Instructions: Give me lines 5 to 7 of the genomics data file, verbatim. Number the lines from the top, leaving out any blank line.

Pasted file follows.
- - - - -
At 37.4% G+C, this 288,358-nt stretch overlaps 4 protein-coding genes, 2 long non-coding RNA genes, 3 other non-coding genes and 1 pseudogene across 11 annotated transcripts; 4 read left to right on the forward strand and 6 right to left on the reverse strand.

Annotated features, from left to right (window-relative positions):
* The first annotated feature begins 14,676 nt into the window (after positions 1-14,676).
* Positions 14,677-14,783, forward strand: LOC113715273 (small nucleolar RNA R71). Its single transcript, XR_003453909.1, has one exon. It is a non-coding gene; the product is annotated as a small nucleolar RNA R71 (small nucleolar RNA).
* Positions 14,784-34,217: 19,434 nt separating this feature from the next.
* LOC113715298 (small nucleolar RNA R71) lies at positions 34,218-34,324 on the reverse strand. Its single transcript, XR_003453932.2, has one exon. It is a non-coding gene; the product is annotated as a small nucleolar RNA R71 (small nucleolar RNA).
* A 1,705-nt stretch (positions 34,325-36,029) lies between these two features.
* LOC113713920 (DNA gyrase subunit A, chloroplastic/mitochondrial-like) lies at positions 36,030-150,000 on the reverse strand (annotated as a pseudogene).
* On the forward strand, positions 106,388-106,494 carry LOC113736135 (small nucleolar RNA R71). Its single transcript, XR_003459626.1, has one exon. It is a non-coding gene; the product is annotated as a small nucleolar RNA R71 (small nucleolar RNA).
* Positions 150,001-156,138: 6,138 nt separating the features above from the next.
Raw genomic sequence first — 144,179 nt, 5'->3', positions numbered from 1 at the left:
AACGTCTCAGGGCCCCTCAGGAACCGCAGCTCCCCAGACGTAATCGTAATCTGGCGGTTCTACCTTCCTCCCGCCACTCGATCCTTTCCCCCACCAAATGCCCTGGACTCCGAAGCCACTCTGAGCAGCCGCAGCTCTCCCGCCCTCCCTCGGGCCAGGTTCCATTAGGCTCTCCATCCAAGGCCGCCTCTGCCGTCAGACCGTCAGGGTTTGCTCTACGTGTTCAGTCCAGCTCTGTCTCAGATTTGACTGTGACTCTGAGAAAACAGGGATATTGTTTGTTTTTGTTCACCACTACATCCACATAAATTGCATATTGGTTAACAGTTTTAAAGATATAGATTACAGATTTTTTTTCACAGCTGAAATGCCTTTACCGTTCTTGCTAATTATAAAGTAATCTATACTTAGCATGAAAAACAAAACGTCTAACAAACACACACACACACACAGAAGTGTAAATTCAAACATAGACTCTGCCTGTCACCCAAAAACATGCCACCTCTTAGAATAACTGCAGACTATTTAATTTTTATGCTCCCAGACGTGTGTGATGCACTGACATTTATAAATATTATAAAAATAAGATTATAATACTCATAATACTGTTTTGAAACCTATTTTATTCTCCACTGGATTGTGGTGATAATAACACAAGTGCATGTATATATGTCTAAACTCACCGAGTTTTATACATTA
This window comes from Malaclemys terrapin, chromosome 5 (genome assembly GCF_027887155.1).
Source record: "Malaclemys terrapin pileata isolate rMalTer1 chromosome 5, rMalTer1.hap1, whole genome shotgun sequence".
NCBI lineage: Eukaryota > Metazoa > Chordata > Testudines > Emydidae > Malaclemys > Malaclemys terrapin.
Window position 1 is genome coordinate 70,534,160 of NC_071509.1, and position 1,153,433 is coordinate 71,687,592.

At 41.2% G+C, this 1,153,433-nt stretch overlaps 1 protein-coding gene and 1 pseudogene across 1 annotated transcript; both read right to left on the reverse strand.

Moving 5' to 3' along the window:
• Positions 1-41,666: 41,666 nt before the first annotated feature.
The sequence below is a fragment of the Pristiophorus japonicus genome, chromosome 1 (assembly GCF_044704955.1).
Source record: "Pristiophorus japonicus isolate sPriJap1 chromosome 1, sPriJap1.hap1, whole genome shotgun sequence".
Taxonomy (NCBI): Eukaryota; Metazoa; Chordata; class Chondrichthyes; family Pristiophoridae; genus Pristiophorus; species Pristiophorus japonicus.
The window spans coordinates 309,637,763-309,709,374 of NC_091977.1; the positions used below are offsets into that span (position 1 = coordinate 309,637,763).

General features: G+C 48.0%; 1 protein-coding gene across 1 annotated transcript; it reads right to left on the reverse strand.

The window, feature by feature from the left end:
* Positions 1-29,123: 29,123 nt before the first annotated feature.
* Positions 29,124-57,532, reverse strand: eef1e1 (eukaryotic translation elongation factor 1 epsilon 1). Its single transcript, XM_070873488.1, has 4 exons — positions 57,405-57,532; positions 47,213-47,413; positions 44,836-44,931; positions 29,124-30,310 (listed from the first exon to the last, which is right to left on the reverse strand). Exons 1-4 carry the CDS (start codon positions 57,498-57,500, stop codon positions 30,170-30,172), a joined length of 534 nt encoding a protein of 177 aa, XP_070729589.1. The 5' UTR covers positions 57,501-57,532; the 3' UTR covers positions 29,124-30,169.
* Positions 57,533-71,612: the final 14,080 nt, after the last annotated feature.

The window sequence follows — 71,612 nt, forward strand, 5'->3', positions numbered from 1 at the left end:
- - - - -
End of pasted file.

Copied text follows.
* Positions 14,784-34,217: 19,434 nt separating this feature from the next.
* LOC113715298 (small nucleolar RNA R71) lies at positions 34,218-34,324 on the reverse strand. Its single transcript, XR_003453932.2, has one exon. It is a non-coding gene; the product is annotated as a small nucleolar RNA R71 (small nucleolar RNA).
* A 1,705-nt stretch (positions 34,325-36,029) lies between these two features.